- Shampoors (skewers) should be placed close together to concentrate the heat from the cooking fire
In Armenia itself, khorovatz is often made with the bone still in the meat (as lamb or pork chops). Proshian Street in Yerevan has been dubbed “Barbecue Street” by foreigners, because many khorovatz restaurants are located on the street. In his The Travels of Sir John Chardin in Persia and the Orient 17th-century French traveler Jean Chardin wrote:
The Armenians have a way of roasting the mutton and lamb in their own skin upon the coals, as they do chestnuts. When the mutton is dressed, they put the skin again upon it and sew it up well, and then they put it on the coals and cover it: the mutton is all night adoing, and it is not over and above good when it is done.
In a scene from the 1976 Soviet film “When September Comes”, prominent Armenian actor Armen Dzhigarkhanyan (Levon) makes khorovatz with his grandson on the balcony of his daughter’s Moscow apartment. His neighbors see smoke coming out of the balcony and call the firemen, but when a fireman arrives, everything settles down and all the neighbors gather at Levon’s house to enjoy the dish. Since 2009, an annual Khorovatz festival has been held in northern Armenia. In 2012, John A. Heffern, the U.S. ambassador to Armenia, was among 15,000 guests of the festival.
Armenian cuisine makes exceptional use of both herbs and spices. The Eastern Anatolia region, where many Armenians lived prior to the Armenian genocide, is blessed with an immensely rich plant biodiversity with over 3,000 vascular plant taxa—of these almost 800 are endemic species and many of which are edible and sustained people through many a famine. The inhabitants of this region often lived in inaccessible area and were dependent on local cultivated and wild flora for their diets and this is still true to this very day.
Commonly-used Armenian spices include black pepper, sumac, cumin, and cinnamon – but to Me, the true flavor of Armenia is found in fenugreek, a spice that flavors many Armenian recipes including the ancestor of pastrami – basturma. Common herbs that were dried and used to season cooking include mint, summer savory and basil. Red pepper pulp was dried in the sun. Sprigs of terebinth were dried and infused in a mixture of water, olive oil and brine, then toasted and ground. The ground terebinth was added as a seasoning for tabouleh and baked breads.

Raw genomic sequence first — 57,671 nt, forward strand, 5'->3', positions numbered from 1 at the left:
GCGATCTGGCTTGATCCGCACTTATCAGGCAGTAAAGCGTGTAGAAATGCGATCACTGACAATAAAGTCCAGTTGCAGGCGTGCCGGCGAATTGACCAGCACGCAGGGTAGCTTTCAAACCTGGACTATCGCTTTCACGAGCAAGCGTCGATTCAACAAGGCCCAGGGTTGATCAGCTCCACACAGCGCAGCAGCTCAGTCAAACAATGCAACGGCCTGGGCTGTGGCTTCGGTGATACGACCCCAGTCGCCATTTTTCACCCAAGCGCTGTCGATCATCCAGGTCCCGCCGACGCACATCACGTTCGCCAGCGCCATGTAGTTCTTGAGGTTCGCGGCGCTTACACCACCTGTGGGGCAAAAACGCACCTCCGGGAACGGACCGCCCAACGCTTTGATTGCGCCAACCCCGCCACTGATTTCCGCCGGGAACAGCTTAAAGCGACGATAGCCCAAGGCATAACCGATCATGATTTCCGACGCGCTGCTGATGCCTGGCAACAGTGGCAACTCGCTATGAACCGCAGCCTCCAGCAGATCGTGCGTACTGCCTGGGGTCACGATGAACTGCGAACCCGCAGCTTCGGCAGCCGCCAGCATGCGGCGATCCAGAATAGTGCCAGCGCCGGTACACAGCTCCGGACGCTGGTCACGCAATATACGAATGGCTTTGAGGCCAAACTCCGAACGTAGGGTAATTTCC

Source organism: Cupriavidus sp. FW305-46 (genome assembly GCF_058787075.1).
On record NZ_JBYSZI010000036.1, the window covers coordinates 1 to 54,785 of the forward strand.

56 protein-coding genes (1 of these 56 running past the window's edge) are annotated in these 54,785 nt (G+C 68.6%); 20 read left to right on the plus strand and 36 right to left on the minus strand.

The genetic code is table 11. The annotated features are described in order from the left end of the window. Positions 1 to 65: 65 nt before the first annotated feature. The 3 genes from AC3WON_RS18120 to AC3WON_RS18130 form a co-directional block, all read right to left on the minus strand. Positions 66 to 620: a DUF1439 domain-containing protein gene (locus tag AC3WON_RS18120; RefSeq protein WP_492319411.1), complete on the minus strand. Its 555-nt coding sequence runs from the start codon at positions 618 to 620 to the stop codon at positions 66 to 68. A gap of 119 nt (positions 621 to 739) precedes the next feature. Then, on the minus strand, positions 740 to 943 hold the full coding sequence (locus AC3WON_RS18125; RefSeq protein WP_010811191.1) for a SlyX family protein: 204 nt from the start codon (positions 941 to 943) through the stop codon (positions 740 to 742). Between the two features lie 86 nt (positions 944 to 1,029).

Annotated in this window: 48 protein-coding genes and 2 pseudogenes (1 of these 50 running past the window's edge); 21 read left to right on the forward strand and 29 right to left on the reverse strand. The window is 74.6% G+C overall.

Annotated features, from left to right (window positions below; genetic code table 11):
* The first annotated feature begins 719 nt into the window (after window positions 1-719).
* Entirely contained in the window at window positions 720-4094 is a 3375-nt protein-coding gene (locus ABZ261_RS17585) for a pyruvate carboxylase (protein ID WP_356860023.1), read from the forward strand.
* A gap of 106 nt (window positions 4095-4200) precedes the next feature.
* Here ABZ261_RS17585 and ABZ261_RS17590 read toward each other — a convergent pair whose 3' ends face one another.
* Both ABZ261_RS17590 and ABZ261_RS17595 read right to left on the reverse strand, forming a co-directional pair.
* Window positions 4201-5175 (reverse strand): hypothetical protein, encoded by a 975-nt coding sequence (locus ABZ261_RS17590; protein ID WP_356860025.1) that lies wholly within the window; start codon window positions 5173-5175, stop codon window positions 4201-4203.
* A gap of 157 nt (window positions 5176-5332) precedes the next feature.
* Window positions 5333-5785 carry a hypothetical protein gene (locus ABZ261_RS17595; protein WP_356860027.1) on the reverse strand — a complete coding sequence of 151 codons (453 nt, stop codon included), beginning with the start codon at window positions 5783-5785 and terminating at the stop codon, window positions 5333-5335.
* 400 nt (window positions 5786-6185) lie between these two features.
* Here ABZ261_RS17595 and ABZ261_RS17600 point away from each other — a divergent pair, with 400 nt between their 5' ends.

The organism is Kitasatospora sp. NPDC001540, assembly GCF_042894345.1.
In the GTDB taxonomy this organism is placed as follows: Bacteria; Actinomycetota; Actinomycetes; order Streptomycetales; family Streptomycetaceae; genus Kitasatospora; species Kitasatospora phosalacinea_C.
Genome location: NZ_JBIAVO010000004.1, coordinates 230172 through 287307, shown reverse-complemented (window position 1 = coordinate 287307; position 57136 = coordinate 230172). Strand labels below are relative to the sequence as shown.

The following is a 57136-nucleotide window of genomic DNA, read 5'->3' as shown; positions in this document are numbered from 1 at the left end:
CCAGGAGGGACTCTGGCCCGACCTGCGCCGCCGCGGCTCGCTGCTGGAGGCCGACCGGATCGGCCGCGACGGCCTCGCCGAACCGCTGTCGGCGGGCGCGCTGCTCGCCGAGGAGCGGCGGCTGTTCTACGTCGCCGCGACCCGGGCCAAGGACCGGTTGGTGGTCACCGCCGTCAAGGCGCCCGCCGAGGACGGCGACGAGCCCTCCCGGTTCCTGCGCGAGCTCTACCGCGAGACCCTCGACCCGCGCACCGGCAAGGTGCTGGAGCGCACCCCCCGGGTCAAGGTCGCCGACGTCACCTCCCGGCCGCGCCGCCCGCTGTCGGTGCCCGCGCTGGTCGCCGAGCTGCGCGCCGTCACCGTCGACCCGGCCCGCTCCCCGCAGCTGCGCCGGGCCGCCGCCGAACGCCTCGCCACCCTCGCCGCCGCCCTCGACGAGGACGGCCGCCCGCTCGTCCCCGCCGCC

Armenians eat various meats like mutton, beef and goat but the most popular meat in Armenian cuisine is actually pork. Sixteenth- and seventeenth-century Armenian writers in Ottoman Anatolia considered eating pork an important marker of Christian identity. An Armenian priest writing in the sixteenth century concluded, “If we didn’t eat the meat of the pig, then we wouldn’t be Christian.
Roasted piglet, called gochi, is a traditional holiday meal prepared for New Year’s celebrations. Roasted pork chops (chalagach) are a favored item for barbeques. Khorovatz is traditionally made with pork or lamb as the most common meats – I’ve chosen to use lamb in My recipe.
I have used a classic Armenian spice blend, known as chaimen, as a key flavor component of My version of the classic grill – it’s heavy on the fenugreek, and it is absolutely DELICIOUS! It’s in both the marinade and the spice flourish at the end – it truly makes the dish! I combine two classic Armenian marinade ingredients – red wine and pomegranate juice – in the marinade and a goodly hit of Aleppo pepper flakes as well – you can buy them from here.
I also call for basting with a “scallion brush” – they are easy to make! Just cut off the tops of the scallion green, make a bunch of very fine cuts lengthwise ⅓ of the way down the length of the scallion, put the stalk in some ice water and watch the ends curl up! Do this so you have one scallion brush per diner, they’ll be grilled over the coals after you use them for basting and will lightly cook – take them off once they are starting to look cooked/wilted, let them cool down and chop them up as part of the garnish! This is My own unique touch for the recipe, BTW!
These are My choice for the metal skewers you will need, and you can purchase my recommended charcoal here – if you make this ANY other way except over charcoal, you are dead to Me, Citizen! You want to get as close to the coals as you possibly can when making these, and this tip from the gourmands at Serious Eats is My go-to to ensure the maximum heat and grilling opportunities – God bless them there! Lastly, I call for wild cumin as that is the choice in Armenia – mercifully, it is easy to buy here from this quality spice purveyor.
My Citizens – this is one of My favorite lamb recipes and is guaranteed to help you get your grill on – also try this chicken shish kebab recipe from Turkmenistan and this complex ribeye version from Iran for more options!
Battle on – the GeneralissimoPrint